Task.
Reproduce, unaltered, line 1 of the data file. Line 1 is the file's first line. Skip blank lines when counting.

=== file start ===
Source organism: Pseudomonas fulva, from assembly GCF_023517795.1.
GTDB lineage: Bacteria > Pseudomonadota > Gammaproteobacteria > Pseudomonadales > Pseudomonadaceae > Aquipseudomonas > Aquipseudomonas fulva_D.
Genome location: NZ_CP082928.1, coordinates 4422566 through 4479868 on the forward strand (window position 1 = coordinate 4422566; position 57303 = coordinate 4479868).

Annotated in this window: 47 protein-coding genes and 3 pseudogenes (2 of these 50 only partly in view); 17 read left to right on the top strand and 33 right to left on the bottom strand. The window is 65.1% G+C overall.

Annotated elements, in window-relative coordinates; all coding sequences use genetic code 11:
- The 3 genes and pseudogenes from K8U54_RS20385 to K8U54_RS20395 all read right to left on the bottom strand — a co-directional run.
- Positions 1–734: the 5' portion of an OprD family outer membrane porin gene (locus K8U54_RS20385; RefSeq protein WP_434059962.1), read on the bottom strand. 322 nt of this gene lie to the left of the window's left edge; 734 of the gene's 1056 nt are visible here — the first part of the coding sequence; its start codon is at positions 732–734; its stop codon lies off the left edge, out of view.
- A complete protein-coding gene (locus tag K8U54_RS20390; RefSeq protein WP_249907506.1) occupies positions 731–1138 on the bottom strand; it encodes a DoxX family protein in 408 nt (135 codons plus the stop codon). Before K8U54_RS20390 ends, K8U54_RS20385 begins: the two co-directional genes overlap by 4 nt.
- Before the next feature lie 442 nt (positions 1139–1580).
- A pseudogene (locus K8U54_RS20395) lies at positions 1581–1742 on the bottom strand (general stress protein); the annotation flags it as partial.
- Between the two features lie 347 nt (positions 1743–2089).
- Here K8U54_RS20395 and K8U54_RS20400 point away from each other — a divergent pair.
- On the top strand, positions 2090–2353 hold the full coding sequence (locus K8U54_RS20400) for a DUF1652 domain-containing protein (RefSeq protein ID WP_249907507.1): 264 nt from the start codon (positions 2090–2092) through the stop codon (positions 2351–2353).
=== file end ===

Source organism: Pseudomonas fulva, from assembly GCF_023517795.1.